What’s to be done to move the Haitian people “from misery to poverty with dignity”? Under the best of circumstances, Haiti cannot be changed structurally without some yielding of power by the economic elite. The international community must create incentives for the elite which will push them towards reform. Several areas of concern are evident in the social, political and economic spheres. The first involves money. Macroeconomic instability is a major force in the ability of people to save and invest for the long term view. One way of alleviating this problem is through a dramatic rise in and focusing of the tax rate which would impose upon the privileged classes the costs of public investment in people and in infrastructure. There must be a universal, direct consumption tax—taxing in a steeply progressive way, the difference between income and savings. This would help finance the state while promoting capital formation and productive investment.
Second, there must be a push to train the poor majority in a variety of skills needed in the global economy. The state must attack and overcome the internal division of Haiti into two (or more) economies that are only tentatively and hierarchically connected. What is needed is the consolidation and development of a technologically skilled group of people in both the private and public sectors and the use of this group to lift up and transform the immense, backward second economy.
Third, if the breakdown of corporative control of the economy is to succeed, the strict requirements of capitalism must be imposed on the so-called free market capitalists through the privatization of the market. The government must control monopoly, encourage business formation, and even compete to counteract the power of the dominant big-business actors.
Fourth, there must be a massive investment in people and infrastructure, financed by taxes on the economic elite. There must be a priority of such claims on the budget. Preventative public health, sanitation, and food supplementation must be given preference over therapeutic health. Even more important, is the fact that the people must be educated. Free public schools must be open to everyone, and literacy programs created and developed. Education should focus on the mastery of generic practical and conceptual capabilities.
Finally, in the organization of government, politics and civil society, a new public law counterpart to the political economy I have just outlined must be created. A merger of the electoral characteristics of presidential regimes is needed. There must be a facility for rapid resolution of impasse through priority given to programmatic legislation, and liberal resort to plebiscites and referenda, Measures must also be taken to heighten the level and to broaden the scope of political mobilization in society, especially through the strengthening of political parties, public financing of campaigns, free access to the media, and the breakup of any broadcasting cartel. Direct democracy must be encouraged at all levels of society.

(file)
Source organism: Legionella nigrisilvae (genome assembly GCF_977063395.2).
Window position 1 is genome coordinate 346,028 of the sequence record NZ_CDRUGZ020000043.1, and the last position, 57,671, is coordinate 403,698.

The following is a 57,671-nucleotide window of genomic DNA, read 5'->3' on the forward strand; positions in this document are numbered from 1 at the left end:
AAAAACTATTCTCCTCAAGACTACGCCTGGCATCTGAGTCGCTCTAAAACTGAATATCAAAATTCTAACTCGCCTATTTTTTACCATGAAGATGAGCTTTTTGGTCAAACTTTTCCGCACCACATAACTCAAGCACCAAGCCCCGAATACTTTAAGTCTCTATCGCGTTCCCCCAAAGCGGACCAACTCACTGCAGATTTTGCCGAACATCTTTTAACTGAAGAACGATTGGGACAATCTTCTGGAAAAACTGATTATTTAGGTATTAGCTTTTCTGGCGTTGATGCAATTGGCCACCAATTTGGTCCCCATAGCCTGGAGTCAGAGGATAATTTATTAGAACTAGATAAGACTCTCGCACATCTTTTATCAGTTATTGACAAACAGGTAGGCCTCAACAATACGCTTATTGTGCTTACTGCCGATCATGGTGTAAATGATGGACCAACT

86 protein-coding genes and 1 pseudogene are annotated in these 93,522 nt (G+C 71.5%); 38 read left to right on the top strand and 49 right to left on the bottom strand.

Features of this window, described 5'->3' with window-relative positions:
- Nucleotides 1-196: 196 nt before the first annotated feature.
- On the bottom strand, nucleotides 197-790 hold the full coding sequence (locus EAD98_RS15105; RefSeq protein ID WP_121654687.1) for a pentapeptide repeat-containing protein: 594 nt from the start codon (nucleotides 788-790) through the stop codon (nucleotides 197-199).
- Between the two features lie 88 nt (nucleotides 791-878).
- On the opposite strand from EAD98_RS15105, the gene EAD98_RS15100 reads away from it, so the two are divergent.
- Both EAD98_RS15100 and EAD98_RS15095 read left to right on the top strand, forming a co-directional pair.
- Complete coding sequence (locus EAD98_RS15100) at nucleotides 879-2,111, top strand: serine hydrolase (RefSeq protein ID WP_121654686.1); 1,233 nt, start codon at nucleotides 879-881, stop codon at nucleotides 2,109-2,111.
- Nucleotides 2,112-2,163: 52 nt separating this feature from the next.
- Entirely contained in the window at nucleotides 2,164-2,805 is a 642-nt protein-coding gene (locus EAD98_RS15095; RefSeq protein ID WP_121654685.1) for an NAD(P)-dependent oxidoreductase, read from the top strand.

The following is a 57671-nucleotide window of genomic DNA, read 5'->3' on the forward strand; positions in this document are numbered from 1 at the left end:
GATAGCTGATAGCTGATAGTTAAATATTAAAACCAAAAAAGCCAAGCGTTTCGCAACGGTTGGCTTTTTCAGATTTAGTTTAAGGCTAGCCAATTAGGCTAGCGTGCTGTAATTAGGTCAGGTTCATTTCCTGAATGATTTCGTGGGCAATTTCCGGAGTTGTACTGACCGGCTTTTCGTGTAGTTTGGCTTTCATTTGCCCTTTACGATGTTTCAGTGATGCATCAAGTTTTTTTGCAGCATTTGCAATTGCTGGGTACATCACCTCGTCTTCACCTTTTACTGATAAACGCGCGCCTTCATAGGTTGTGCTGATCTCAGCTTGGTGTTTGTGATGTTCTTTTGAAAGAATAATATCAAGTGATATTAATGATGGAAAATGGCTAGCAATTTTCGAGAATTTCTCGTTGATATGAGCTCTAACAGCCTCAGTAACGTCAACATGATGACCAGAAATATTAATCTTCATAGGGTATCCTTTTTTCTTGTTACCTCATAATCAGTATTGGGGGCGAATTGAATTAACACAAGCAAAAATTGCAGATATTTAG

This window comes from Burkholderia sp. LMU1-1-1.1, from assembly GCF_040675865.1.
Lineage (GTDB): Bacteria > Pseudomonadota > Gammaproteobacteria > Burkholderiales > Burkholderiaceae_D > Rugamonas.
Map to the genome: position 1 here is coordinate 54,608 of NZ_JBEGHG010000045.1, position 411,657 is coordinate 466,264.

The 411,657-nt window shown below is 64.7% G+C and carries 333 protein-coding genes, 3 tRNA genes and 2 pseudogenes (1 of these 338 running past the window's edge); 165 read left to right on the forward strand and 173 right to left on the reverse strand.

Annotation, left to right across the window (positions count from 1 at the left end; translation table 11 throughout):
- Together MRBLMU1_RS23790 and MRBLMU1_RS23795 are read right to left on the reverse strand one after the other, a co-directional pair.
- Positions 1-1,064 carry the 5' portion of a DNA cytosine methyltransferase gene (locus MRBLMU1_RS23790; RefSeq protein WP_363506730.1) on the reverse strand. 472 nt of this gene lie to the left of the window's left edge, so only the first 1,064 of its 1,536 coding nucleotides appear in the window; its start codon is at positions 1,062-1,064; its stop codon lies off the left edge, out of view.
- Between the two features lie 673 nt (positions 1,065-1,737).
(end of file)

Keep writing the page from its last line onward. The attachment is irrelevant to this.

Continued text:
Are these changes possible in Haiti? The answer is yes, but only if the international community employs the correct incentives to pressure the economic elite to give up some of its power. If this takes place, and the vast majority of Haitians are allowed to determine their own fate by becoming the decision makers, real democratic change is possible.
Irwin Stotzky, a professor at the University of Miami School of Law, has served as the attorney and advisor to former Haitian President Jean-Bertrand Aristide, and as an advisor to the administration of Haiti’s most recent president Rene Preval. Stotzky organized and directed the investigations into the massive human rights violations committed in Haiti from 1991-1994, and has represented Haitian and other refugees on constitutional issues including in the United States Supreme Court.
Note: the opinions expressed in Caribbean Journal op-eds are those of the author and do not necessarily reflect the views of the Caribbean Journal.